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This Ukrainian model is raving around the world

This Ukrainian model is raving around the world

Trying to reach Bogdan Romanović these days can be a bit of a challenge. The model’s phone recently got stolen in Paris, just before he decided to head to Amsterdam. The original plan was to visit a friend — see the city, go out — but then a national lockdown was announced and he suddenly found himself stranded there. For the foreseeable future there are no flights headed to Kyiv, or any other European city for that matter. By the looks of it, Bogdan will be in Amsterdam for a while — not that he minds.

The model and Insta-friendly dancer has been roaming around the world for several years now — spending brief stints in places like Milan, Kyiv, Paris, Hong Kong and Shanghai. It’s his MO to stay moving and make connections; the modelling is a nice bonus. “I am actually taking this time to cut myself off from the rest of the world and focus on my next steps,” he says. “It’s been quite peaceful so far. I’m happy here.”

The 27-year-old grew up in the small harbour city of Kherson in the south of Ukraine, but left to study Fine Arts in Kyiv after finishing high school. Once he graduated from his Fashion Illustration course he decided to give full-time modelling a shot. After a couple of busy years, he went back to Kyiv in 2015. At the time, the city was at a complex crossroads: on the one hand, it was experiencing a cultural renaissance — with underground club culture and independent fashion design flourishing. On the other, it was emerging out of a patriotic revolution against the corruption of the country’s political elite, and its ties with Russia. It was a defiant time in which Bogdan found himself surrounded by like-minded people, like Little Vanya — a fellow model and DJ — who brought him into the booming underground rave scene of the city.

It was here that he started experimenting with the dance moves that have become his signature style. It’s not difficult to see where he draws his inspiration from: Euro dance acts from the 90s and early 00s like 2 Unlimited — slept on for some time but who have started to resurface — and obscure Ukrainian acts that share a fondness for VHS aesthetics.

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When he was invited to Shanghai for model work, he jumped at the chance. But after many months banging out lookbooks and e-commerce shoots, one after the other, he started to feel a little uninspired. “The work can be quite robotic at times and I started to feel bored,” he explains. “But having been exposed to the rave culture of Kyiv — and seeing all these unique characters and dancers — had inspired me so much that one day I decided to just go to a busy public space in Shanghai and start dancing, and record myself. After that first time, I kept making more videos.” Little did he know then that it would propel him to become an internet sensation of sorts, his videos raking in millions of views.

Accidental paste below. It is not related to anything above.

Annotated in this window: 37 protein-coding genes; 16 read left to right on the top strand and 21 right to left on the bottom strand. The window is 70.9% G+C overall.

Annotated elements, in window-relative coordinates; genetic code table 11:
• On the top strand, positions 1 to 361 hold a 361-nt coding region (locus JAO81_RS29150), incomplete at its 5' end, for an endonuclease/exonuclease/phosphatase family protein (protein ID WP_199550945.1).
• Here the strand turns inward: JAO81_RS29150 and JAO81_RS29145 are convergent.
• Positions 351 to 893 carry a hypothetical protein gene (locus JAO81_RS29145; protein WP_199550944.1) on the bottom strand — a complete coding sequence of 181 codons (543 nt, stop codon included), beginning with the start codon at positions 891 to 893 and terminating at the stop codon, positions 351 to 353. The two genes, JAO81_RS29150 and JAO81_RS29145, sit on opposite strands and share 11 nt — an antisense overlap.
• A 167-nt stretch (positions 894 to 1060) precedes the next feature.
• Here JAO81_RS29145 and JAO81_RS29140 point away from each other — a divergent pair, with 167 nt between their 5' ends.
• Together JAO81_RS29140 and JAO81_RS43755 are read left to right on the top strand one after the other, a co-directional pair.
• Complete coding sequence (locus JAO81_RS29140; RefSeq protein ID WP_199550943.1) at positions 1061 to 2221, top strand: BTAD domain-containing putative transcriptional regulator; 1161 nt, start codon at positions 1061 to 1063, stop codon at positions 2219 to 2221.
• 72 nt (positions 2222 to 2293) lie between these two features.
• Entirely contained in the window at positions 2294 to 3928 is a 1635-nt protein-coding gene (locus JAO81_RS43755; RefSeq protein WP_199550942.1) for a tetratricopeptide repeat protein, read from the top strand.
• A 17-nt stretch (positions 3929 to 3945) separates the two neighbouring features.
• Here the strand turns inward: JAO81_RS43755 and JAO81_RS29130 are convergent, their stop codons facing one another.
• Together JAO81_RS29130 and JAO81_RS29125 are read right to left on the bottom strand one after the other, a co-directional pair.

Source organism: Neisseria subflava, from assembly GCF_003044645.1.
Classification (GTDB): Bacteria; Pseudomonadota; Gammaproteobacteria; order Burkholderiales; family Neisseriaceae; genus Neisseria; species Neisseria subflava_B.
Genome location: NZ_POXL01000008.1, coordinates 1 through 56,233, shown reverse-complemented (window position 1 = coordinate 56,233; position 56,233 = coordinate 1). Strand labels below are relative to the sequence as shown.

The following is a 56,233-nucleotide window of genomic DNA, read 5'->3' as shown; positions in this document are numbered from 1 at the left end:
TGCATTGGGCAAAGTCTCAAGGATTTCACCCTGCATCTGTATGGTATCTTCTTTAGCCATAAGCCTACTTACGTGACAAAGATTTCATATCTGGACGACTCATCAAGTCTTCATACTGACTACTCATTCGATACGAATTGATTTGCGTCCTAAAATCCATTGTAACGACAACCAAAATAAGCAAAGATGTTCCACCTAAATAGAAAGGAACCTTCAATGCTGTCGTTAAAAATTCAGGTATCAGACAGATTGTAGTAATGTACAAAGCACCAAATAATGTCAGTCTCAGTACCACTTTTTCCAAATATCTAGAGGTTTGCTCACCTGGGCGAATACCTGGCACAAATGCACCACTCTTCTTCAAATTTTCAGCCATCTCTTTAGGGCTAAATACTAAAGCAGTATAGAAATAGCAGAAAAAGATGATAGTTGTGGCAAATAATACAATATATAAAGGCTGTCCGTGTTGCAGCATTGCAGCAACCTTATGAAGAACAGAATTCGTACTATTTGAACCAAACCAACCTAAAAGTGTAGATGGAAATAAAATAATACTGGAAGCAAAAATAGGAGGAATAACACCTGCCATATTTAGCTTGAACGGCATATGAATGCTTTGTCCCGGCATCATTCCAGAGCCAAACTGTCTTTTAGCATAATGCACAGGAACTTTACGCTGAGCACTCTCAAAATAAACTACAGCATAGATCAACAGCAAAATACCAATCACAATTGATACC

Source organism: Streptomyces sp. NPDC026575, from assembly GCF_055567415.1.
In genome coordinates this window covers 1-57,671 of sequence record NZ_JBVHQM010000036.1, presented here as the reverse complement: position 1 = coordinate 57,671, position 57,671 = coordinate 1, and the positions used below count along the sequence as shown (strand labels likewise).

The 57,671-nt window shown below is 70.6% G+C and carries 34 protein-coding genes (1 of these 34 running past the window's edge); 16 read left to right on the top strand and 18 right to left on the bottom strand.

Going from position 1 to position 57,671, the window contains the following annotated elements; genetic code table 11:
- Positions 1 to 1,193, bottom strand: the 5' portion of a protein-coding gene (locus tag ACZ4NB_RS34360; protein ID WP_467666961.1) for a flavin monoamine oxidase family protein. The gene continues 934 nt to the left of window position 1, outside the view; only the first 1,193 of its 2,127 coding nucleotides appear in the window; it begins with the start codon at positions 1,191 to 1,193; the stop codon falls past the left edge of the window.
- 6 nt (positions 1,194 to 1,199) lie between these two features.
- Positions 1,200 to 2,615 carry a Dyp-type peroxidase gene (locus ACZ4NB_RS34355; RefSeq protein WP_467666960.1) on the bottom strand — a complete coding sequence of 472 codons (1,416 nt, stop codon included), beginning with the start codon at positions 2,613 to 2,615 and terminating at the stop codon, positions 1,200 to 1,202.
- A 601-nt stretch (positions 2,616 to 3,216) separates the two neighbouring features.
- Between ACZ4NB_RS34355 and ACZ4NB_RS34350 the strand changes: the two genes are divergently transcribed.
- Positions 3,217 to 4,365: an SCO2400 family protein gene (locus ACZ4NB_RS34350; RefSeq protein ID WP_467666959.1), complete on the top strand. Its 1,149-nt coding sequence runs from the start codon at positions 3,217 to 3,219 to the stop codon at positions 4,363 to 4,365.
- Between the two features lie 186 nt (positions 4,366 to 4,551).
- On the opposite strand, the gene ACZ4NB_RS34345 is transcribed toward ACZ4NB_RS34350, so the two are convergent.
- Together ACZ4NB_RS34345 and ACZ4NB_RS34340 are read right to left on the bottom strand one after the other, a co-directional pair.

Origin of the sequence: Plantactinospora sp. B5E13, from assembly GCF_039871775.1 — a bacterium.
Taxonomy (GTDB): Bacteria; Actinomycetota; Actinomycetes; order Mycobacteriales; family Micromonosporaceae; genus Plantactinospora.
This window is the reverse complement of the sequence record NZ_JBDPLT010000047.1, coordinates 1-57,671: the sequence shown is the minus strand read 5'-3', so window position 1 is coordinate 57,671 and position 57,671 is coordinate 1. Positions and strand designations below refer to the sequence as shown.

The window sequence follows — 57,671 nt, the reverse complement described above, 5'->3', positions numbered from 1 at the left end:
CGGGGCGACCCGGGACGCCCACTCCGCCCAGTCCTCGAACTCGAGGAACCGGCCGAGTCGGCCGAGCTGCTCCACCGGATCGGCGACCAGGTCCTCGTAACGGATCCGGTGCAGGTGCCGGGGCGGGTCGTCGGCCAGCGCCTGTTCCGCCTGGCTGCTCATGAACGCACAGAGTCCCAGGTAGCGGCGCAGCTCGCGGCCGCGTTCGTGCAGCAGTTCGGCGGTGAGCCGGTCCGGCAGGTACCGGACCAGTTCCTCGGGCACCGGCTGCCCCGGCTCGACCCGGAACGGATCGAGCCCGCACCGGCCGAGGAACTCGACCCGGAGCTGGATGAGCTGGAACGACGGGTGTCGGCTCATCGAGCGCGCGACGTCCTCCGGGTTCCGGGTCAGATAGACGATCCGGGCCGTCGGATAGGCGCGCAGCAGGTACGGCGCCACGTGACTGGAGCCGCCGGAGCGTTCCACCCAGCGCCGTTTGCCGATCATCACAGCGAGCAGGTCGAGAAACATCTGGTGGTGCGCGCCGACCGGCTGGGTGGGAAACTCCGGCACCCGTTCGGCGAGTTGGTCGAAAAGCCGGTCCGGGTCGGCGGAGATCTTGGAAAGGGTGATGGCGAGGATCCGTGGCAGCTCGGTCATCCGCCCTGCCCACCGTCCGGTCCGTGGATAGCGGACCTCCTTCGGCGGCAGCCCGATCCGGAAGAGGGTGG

Dancing has become a way to express himself in a way he couldn’t before. But he’s quick to point out that he wouldn’t necessarily call himself a performer or dancer. “I don’t have a proper dance education to back that up,” he says. Dancing, however, has opened his eyes to new opportunities ahead. “Growing up in the south of Ukraine I didn’t really have many plans for the future. What was expected of me was quite modest: attend university and work at a local newspaper as a graphic designer after. But I couldn’t see myself ending up like that. Luckily my mother has always been very supportive for me to leave the Ukraine.”

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Travelling has been really rewarding so far. Recently, Bogdan spent some time in Paris and quickly appeared on the radar of both Vetements and Palomo Spain. He calls working for both as two of the most inspiring moments of his career to date. “Doing the casting for Palomo Spain was very special, because they were really looking for characters and performers to match their theme of the season: ‘Rave’. The music was playing loudly and I was walking around the room, feeling the music and having my little performance moment. All the people in the room started clapping and cheering me on. It wasn’t something that happens usually at a casting, and I felt appreciated.” Vetements, he says, have almost become like a family. “After doing the show I spent a couple of intensive days doing their showroom. After that, it was really difficult to part ways.

“It is very beautiful to see how my dancing has become intertwined with my job,” Bogdan says, “but this is only the beginning.”

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Credits


Photography Ramona Deckers


Source : Rolien Zonneveld Link